How to stretch your lower back to relieve back pain and when to do it
Everyone loves a good track. The exercise feels good because the stretch activates a network of relaxing and calming nerves and increases blood flow to the muscles. Stretching also releases endorphins, which elevate mood and reduce pain.
However, some areas of the body are easier to stretch than others. Hamstrings, quadriceps, triceps, and neck muscles, for example, are popular muscle groups to stretch and relatively easy to target. In contrast, it can be more difficult to effectively stretch the muscles of the lower back, especially for those struggling with lower back pain.
Experts are pondering the best ways to stretch your lower back—and when to avoid it.
What are the benefits of stretching the lower back?
In addition to the above benefits, stretching can improve flexibility and blood flow, allowing the body to move more freely. Some of these benefits can be particularly pronounced in the lower back, which is an area notorious for being stiff and where muscles tend to cramp. “Even though a person’s arms and legs are wonderfully supple, their back can be very stiff,” explains Dr. Loren Fishman, professor of physical medicine and rehabilitation at Columbia University. The muscles of the lower back are made up of extensors, flexors, and obliques, and include the muscle mass known as the erector spinae—the muscle group that helps support the spine and glutes.
Targeted training of this muscle group can be particularly helpful. “Stretching the muscles of your lower back and surrounding regions can help improve mobility and help prevent injury,” says Stephen Dering, PT, an orthopedic resident at Massachusetts General Hospital. “Many of the injuries I encounter in the clinic can be prevented with proper warm-up, including stretching and strengthening techniques,” he adds.
How to stretch your lower back
While most people find a back stretch that works for them, Andrew Frost, PT, a practicing physical therapist at Intermountain Health in Salt Lake City, says different stretches benefit people differently. “Some elements of your back respond well to certain movements or stretches, while others may respond poorly,” he explains. “For this reason, there is no universal stretching program that will relieve everyone’s pain.”
However, there are common lower back stretches that work for many people who have tried the following:
- Kneel on all fours with hands and knees hip-width apart, then tighten your back muscles and push your spine toward the ceiling while holding the pose for 5 seconds. Then exhale as you lower your back and abdomen back down. Repeat the movement in both directions, breathing in and out in each direction.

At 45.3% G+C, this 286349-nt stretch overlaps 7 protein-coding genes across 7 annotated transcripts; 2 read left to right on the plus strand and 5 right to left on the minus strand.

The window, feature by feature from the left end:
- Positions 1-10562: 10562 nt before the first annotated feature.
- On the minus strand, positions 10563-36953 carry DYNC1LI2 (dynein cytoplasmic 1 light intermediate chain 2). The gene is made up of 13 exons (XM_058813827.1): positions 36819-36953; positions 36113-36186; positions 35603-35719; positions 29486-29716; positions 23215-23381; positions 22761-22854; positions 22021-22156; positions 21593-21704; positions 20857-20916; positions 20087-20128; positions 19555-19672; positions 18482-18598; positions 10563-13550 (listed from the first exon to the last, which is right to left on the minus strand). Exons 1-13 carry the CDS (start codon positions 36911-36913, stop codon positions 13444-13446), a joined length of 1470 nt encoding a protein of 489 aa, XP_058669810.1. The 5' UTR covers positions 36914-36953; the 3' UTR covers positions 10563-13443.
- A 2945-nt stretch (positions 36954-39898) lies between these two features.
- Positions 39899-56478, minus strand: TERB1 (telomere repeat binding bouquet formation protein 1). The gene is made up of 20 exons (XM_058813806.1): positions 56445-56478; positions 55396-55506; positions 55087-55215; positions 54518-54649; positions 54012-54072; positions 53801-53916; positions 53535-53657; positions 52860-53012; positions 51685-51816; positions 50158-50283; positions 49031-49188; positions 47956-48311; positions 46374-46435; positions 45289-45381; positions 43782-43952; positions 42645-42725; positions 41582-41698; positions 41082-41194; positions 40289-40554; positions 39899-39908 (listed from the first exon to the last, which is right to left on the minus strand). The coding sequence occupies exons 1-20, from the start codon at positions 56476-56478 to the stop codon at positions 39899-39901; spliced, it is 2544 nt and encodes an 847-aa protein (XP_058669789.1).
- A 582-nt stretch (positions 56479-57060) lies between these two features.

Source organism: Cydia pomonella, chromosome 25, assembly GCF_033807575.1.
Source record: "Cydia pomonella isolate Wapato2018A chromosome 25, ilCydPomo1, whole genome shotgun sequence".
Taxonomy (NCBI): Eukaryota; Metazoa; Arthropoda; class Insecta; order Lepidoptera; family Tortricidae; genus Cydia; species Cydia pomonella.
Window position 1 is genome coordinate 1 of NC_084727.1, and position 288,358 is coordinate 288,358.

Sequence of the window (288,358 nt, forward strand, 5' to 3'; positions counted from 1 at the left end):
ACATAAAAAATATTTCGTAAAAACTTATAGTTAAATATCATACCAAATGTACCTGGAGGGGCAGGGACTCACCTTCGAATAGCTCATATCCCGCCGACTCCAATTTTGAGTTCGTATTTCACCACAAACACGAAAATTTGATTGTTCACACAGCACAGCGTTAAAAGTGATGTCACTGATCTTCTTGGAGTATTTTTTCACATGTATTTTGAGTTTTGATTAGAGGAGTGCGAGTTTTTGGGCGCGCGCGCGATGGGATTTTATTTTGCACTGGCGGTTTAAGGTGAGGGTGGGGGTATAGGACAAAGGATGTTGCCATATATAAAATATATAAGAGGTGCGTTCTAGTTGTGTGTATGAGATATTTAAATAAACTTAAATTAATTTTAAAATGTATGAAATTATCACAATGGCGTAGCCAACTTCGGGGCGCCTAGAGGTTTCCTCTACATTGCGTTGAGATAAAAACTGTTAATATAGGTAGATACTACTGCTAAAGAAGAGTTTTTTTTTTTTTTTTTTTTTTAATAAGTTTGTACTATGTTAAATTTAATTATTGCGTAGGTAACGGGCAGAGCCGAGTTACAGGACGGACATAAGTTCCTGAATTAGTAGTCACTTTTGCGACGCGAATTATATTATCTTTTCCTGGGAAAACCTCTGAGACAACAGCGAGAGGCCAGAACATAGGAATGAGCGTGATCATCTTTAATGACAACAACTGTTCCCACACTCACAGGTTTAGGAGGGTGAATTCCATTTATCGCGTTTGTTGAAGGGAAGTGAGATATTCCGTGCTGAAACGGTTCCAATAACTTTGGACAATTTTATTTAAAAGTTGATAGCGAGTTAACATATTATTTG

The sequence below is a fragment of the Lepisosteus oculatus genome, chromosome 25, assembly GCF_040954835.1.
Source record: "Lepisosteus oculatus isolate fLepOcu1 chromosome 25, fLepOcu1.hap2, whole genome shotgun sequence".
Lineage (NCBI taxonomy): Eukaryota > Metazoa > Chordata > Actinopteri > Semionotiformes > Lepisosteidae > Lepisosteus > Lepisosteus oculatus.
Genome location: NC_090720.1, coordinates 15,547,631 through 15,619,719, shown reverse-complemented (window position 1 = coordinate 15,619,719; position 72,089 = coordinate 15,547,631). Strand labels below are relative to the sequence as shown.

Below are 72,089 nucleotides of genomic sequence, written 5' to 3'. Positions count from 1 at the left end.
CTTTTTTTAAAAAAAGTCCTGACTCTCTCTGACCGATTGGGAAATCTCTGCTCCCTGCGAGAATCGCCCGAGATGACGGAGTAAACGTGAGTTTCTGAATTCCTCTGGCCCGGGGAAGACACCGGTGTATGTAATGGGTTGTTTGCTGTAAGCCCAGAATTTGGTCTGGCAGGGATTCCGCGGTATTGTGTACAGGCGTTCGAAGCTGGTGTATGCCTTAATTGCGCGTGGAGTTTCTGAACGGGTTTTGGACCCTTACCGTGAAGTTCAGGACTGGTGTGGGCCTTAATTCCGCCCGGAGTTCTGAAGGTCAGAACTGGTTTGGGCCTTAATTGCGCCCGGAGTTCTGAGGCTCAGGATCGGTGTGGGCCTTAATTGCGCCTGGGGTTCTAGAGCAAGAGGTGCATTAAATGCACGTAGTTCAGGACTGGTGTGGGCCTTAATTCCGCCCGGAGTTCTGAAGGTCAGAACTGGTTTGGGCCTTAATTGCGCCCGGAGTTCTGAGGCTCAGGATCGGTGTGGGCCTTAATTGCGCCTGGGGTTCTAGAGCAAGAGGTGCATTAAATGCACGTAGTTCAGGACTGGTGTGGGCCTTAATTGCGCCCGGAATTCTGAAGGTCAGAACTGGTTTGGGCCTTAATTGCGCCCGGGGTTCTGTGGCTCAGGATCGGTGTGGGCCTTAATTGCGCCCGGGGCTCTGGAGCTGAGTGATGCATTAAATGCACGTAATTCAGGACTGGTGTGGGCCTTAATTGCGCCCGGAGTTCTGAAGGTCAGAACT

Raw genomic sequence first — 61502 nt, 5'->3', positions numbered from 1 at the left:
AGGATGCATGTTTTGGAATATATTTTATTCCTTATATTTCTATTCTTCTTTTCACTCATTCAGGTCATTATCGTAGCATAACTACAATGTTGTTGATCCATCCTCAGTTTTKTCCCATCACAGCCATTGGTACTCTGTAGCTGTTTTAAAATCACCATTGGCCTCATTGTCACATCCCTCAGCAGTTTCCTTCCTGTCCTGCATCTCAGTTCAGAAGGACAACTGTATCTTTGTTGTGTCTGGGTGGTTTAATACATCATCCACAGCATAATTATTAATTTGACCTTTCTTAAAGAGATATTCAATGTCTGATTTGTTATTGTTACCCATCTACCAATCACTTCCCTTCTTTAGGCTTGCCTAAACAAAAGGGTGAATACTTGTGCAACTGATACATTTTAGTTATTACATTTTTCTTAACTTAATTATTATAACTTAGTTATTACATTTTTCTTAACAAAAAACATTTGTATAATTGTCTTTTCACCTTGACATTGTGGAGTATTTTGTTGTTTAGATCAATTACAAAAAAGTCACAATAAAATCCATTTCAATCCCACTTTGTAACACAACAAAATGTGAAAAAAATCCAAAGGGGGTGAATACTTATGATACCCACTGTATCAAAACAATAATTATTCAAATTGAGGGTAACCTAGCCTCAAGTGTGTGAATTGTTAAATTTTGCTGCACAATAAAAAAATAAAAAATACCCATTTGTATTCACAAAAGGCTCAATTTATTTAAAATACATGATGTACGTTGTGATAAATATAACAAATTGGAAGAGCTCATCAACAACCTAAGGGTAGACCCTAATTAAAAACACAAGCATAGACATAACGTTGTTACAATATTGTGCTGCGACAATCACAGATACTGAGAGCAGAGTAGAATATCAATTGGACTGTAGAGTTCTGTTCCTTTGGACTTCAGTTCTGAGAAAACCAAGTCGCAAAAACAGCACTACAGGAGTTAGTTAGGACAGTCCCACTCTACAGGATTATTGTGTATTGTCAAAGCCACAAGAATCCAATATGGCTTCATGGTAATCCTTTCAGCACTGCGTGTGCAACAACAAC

- Lie on your back and alternately raise your knees toward your chest. Hold each knee with both hands for 30 seconds at a time, making sure to exhale as you relax your legs, hips, and spine. Repeat this three times with each leg. Frost says you can also vary this stretch by using both hands to guide each knee across your body and toward the floor. “This causes the pelvis and spine to rotate in opposite directions,” he says.
- Another common lying down stretch is the pelvic tilt and, as the name suggests, is performed. Simply lie on your back with your knees bent, feet flat, and hands behind your neck, as if you’re about to do a sit-up. Then gently arch your lower back and slightly tilt your pelvis up towards the ceiling. Hold the pose for 5-10 seconds at a time, then repeat.
- Sit on a chair, grasp the right armrest of the chair with your left hand, and then slide the other armrest behind the back of the chair. “This position allows you to rotate while keeping your back straight,” explains Fishman. “Hold the rotated position for 30 seconds, then reverse in the other direction,” he advises.
- Another seated position stretch that targets the lower back can be performed by sitting on the edge of a chair with your knees apart and then bending forward to reach toward the floor while keeping your butt in place on the chair and holds place. Hold the pose for 30 seconds while relaxing your breathing, then repeat the process.
Should I stretch my lower back if it hurts?
Such stretches are best for stretching and targeting lower back pain, says Fishman. This is the type of back strain or muscle spasm that often occurs from prolonged sitting or excessive bending or bending over. Stretching when you’re in pain like this is okay, says Frost. “A slight increase in discomfort with stretching is okay as long as it remains mild and doesn’t last more than 20-30 minutes after the stretch,” he explains. “If you experience increased pain while stretching and it continues for hours, it’s probably best to stop stretching and see a professional,” he adds.
It’s also important to remember that certain medical conditions require avoiding lower back stretches entirely. These include sacroiliac joint disorders, piriformis syndrome, and scoliosis, says Fishman. Other ailments can also be helped with lower back stretches, but special techniques are usually required to ensure that the affected area is not damaged. “The best way to stretch your lower back always depends on what’s wrong with it,” explains Fishman. For example, someone with spinal stenosis needs to stretch their back muscles very differently than someone with a herniated disc.
“If a person is unsure of what stretches they should do for their lower back,” Dering advises, “I recommend consulting a healthcare provider, such as a physical therapist, who can guide them in the safest and most beneficial forms of exercise.”
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